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Displayed below are some selected recent viaLibri matches for books published in 1834

        "The Century of Invention. Anno Domini 2000. Or the March of Aerostation, Steam and Perpetual Motion."

      ca. London?: ca., 1834. Extremely rare, separately-issued caricature printed on linen satirizing the early nineteenth-century British love affair with transportation. The print imagines the consequences of technological progress in the year 2000. It depicts a wild fantasy overrun with improbable vehicles from the impracticable and obsolete to the quixotic: steam-powered carriages, giant hydrogen balloons, and men sprouting wings. The handkerchief was also offered in sepia (McCormick Collection of Aeronautica, Item 284, no. 60, Princeton University). Fortunately, perhaps, the survival-rate of handkerchiefs is low, and the McCormick impression is the only other copy located. Locomotives and experimental steam engine carriages were both in use by the 1830s. The cartoonist, unaware that the internal combustion engine and the automobile would be invented later that century, lampoons the steam carriage rather than the increasingly reliable train. Only buildings on wheels traverse his “Grand Northern Railway” bridge. One of these, the “Steamo Equestrian Travelling Company,” involves no actual horses. Neither does the stag hunt by steam-carriage above the bridge. A crier below advertises a “rare Exhibition” of outmoded transportation: “A Live Horse!!! Supposed to be the very last of the RACE.” Even religion has been ameliorated by technology. As the “Zion Chappel” rolls by, a man advertises tomorrow’s sermon: “A CAST IRON PARSON WILL PREACH BY STEAM AT FUDGE CHAPEL.” The hubris of these futuristic inventors is clearest in the sky. Balloon travel was no longer considered viable when this print appeared, yet its Londoners float over to Dublin and back before breakfast. A balloon race is also taking place (between the “Out o’Sight Club” and the “United Moonites”). Like the mythical Icarus, who flew too close to the sun, the flying men hunting a flock of birds will probably bring about their own ruin by inadvertently shooting the balloons.This lithograph was sold as a printed handkerchief, a relatively common form of ephemera during the late eighteenth and nineteenth centuries, but one which rarely survives. As no publishing information appears on the print, it may well have been a pirated edition. The image is an enlarged, reversed copy of a lithograph by caricaturist C.J. Grant from the Every Body’s Album & Caricature Magazine no. 3, February 1, 1834. He contributed regularly to the magazine, which appeared in thirty-nine sheets every two weeks from 1834-35. Grant also produced numerous separately-issued lithographs in paper formats, but not of the present image. The artist’s considerable body of work has been unjustly overlooked until recently; e.g. his Thieme Becker entry notes only that he cut a single wood engraving for the popular London periodical “Punch.” The satirist’s biting wit still shines through today as he gains a proper reception: “Everybody’s album contains some of Grant's finest lithographic work, as well as displaying his imagination at its most fertile". (R.J. Pound, ed., C.J. Grant's political drama: a radical satirist rediscovered, 1998, p 10.). Lithograph printed in red on linen as a handkerchief. (image 15 x 19 1/2 in., (38.0 x 49.5 cm.); sheet 15 1/8 x 21 1/2 (38.4 x 54.8 cm). Some minor spotting. Margins show evidence of thumbtacks used for display.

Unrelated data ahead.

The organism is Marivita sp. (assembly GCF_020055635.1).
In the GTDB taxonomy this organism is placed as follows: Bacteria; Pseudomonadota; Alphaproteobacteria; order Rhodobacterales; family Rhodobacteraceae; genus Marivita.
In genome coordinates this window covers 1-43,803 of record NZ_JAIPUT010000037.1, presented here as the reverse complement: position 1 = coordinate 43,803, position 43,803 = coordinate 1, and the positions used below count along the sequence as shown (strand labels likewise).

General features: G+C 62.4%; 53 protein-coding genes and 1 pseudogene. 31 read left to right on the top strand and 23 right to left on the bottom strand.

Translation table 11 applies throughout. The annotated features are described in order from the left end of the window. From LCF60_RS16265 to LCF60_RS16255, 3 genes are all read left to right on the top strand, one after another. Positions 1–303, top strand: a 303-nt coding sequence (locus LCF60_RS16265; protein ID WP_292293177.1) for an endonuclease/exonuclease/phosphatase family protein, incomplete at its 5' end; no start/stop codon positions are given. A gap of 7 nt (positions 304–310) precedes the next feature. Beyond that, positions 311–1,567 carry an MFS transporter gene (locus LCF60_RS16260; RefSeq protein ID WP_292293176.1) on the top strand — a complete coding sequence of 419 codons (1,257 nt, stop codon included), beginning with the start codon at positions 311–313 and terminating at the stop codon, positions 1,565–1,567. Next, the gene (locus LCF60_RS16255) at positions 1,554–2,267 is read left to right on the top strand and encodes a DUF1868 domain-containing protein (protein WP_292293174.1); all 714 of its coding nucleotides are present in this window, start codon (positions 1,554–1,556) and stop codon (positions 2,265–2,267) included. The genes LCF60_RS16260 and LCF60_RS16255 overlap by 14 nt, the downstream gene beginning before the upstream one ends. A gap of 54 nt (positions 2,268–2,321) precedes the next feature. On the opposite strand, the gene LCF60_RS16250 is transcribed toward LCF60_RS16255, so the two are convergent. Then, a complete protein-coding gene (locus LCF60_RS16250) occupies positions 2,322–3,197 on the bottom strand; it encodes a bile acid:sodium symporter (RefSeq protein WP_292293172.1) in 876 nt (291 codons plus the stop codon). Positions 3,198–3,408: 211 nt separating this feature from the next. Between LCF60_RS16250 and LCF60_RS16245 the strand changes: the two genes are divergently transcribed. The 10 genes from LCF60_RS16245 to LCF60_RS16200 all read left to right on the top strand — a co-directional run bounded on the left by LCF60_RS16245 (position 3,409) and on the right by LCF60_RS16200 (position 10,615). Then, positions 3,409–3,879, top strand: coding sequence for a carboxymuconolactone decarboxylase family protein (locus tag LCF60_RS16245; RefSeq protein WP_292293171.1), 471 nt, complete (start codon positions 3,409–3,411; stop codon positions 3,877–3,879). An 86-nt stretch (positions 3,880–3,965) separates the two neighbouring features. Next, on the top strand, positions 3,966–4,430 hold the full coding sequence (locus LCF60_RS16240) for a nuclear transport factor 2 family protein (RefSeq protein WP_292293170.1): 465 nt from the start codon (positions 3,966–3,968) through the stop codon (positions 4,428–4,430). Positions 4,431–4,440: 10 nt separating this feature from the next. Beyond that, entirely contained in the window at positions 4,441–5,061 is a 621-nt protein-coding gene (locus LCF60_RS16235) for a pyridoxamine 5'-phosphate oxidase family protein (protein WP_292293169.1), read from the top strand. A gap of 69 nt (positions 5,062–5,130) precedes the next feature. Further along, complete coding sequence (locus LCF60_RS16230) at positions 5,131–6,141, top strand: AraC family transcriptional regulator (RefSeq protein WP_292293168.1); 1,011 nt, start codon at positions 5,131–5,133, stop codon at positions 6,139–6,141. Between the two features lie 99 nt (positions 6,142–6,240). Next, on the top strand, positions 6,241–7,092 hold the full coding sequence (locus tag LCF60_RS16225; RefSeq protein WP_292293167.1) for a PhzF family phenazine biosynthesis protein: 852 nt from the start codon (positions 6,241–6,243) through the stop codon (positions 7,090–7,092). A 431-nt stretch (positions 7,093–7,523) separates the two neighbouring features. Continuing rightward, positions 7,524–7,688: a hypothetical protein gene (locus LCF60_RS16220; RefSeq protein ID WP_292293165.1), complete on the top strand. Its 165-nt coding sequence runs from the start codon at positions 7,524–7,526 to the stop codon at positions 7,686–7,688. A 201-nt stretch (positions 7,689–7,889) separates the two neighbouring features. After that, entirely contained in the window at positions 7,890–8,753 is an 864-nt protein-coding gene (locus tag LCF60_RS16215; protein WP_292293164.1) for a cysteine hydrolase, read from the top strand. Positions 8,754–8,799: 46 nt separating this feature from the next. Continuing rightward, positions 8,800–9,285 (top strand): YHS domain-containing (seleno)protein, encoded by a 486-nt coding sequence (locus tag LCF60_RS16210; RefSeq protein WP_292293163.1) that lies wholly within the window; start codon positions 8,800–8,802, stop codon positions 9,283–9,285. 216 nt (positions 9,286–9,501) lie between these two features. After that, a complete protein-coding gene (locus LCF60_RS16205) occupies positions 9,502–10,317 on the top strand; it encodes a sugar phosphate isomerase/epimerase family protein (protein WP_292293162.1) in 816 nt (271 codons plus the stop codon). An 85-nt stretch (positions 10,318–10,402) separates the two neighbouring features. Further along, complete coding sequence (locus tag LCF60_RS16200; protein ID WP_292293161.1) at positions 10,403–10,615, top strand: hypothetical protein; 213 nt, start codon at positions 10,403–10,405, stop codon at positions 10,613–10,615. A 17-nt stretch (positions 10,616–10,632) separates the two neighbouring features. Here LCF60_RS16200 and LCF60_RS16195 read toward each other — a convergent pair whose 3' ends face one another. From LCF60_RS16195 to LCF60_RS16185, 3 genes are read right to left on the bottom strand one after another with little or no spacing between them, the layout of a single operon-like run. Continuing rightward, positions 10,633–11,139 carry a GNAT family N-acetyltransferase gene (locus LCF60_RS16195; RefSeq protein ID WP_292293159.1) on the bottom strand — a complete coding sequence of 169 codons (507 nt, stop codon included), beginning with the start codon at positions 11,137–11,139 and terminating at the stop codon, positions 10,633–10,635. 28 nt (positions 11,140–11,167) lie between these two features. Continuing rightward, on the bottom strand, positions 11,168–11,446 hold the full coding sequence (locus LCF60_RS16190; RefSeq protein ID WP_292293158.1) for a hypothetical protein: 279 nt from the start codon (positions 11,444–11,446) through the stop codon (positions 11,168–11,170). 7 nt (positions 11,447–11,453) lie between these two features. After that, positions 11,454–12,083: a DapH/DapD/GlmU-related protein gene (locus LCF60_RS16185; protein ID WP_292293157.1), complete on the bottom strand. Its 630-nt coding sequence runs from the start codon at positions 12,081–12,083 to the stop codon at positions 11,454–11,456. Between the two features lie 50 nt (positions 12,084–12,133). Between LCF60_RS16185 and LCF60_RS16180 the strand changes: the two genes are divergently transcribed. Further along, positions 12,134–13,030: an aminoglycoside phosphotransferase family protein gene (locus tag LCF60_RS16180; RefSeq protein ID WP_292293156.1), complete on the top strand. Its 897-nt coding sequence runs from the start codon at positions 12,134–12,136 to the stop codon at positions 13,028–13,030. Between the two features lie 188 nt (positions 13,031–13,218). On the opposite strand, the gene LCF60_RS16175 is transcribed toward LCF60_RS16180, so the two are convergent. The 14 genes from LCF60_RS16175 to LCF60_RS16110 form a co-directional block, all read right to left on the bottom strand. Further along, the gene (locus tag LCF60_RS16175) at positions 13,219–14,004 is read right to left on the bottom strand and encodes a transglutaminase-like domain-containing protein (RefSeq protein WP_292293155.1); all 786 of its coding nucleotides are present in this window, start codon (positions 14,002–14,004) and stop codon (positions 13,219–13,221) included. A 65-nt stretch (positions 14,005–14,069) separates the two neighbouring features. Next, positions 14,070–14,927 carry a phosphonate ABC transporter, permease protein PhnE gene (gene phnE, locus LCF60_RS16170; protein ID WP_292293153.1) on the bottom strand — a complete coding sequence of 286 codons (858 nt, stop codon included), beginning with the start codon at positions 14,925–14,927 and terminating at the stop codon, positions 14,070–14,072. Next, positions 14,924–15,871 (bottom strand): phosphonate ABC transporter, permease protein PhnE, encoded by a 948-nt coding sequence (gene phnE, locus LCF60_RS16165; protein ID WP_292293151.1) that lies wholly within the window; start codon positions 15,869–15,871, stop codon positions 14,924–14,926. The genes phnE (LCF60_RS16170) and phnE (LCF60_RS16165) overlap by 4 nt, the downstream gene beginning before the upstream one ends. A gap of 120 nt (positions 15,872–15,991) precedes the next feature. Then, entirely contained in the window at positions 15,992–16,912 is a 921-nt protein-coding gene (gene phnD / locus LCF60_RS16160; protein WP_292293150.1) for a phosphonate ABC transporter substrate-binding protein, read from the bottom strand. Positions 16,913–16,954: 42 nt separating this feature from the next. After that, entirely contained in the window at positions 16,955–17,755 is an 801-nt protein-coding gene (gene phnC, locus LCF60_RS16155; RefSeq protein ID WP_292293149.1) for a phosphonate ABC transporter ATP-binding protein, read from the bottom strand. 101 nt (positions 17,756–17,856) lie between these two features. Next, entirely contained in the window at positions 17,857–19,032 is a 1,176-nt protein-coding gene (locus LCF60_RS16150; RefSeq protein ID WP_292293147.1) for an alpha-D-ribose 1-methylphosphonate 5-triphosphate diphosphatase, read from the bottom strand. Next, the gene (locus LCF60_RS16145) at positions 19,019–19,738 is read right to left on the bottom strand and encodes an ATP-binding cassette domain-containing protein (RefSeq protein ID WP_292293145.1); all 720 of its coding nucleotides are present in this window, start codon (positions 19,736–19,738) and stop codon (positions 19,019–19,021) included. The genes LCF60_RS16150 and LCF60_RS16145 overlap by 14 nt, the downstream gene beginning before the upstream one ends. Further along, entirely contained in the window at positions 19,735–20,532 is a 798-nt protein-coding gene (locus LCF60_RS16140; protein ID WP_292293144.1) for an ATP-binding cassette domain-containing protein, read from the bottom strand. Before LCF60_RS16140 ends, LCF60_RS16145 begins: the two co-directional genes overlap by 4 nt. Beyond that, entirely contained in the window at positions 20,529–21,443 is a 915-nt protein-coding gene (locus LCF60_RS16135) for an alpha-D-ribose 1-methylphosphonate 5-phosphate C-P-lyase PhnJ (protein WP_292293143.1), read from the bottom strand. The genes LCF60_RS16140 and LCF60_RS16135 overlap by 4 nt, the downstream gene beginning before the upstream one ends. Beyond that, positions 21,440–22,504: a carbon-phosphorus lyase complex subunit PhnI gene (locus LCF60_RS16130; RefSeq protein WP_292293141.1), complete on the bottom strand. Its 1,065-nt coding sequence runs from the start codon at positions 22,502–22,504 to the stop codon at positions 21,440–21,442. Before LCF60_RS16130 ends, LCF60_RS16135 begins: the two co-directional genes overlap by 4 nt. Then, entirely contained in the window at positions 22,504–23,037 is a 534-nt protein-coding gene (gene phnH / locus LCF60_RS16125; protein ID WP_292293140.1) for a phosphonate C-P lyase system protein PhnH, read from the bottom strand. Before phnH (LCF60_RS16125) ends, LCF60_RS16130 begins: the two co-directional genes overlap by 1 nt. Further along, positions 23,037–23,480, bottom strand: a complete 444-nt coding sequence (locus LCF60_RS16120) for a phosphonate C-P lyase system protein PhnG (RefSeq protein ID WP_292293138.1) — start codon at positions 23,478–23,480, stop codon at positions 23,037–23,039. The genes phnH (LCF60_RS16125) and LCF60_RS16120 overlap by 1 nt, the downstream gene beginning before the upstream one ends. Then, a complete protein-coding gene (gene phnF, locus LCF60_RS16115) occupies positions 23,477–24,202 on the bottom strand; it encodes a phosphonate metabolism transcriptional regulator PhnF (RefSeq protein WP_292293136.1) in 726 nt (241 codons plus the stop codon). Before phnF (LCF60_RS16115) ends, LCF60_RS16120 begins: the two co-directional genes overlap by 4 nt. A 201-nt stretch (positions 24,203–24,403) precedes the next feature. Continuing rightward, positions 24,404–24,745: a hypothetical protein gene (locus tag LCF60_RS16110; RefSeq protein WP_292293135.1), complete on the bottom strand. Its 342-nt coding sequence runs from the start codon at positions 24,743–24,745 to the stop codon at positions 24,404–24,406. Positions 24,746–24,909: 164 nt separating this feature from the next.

[Bookseller: Martayan Lan, Inc. ]
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